Kenya is teetering on the edge of an economic precipice. President William Ruto, facing fierce public backlash and a burgeoning debt crisis, has sounded a dire warning: rejecting his proposed finance bill will have “huge consequences” for the nation. The bill, intended to raise revenue to combat a staggering $2.7 billion budget deficit, was scrapped after violent protests erupted across the country.

Ruto, whose popularity has plummeted since taking office, is now grappling with how to manage Kenya’s $80 billion public debt. This debt, which makes up 70% of the country’s GDP, has been largely accrued from loans by the World Bank, IMF, and China. With public anger mounting over government extravagance and rampant corruption, Ruto has pledged to slash his office’s funding and eliminate nearly four dozen redundant state enterprises.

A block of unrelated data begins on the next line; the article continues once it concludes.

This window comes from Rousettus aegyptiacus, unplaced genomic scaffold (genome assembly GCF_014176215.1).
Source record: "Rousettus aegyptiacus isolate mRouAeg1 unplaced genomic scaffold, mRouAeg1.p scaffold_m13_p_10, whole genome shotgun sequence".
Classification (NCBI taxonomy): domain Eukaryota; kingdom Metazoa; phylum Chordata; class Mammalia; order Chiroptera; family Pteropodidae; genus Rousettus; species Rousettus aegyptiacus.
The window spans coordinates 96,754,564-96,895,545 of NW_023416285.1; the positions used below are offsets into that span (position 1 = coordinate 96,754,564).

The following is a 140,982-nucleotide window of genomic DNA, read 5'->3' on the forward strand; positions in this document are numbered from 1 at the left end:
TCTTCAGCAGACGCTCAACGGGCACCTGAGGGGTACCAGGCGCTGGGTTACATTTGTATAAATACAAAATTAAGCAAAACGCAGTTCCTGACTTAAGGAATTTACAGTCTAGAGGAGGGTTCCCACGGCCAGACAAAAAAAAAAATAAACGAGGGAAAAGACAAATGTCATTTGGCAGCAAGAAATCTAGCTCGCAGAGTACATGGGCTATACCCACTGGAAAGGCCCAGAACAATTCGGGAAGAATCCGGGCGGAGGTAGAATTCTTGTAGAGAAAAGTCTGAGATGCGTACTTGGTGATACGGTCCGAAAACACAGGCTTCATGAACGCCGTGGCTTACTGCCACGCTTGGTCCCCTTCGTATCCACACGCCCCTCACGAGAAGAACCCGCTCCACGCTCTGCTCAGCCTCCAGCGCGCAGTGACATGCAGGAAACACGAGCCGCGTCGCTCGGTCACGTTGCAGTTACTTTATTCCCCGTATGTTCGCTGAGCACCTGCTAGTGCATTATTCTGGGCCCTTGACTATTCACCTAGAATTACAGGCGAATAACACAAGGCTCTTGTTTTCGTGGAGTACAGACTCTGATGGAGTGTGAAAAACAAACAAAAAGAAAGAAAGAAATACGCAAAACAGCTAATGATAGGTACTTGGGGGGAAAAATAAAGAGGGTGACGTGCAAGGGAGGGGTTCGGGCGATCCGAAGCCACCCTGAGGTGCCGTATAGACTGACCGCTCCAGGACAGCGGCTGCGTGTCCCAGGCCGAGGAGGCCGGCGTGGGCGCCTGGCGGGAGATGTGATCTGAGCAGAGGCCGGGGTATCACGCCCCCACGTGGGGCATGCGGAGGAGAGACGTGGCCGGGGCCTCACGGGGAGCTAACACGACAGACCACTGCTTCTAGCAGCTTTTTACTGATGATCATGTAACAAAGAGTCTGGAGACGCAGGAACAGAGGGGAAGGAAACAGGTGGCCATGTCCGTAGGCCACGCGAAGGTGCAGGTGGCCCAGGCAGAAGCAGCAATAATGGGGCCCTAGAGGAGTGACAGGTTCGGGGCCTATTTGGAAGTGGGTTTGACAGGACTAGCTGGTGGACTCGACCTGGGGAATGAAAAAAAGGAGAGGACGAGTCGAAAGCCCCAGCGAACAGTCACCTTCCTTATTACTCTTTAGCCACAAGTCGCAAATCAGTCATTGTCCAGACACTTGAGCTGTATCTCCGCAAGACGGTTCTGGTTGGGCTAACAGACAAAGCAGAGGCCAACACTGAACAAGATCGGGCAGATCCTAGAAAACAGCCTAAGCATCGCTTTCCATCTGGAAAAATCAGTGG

However, the question remains: how will Kenya find the funds to pay off its debt without further angering millions of struggling citizens or crippling the economy? The country’s economy grew by 5.6% in 2023, but further borrowing, as suggested by Ruto, could lead to disastrous consequences. Economist Mbui Wagacha has called for the establishment of a professional budget management body akin to the U.S. Office of Management and Budget, criticizing the current system where the Treasury drafts budget estimates that the parliamentary finance committee then transforms into finance bills.

“Parliament has abdicated its mandate on public finances, focusing instead on self-interest,” Wagacha stated, proposing a diplomatic strategy to attract investment and restructure the debt. Fellow economist Ken Gichinga echoed these sentiments, warning that additional government borrowing would slow economic recovery from the COVID-19 pandemic and the war in Ukraine. “Higher borrowing leads to higher interest rates, which stifles business and economic growth,” he explained.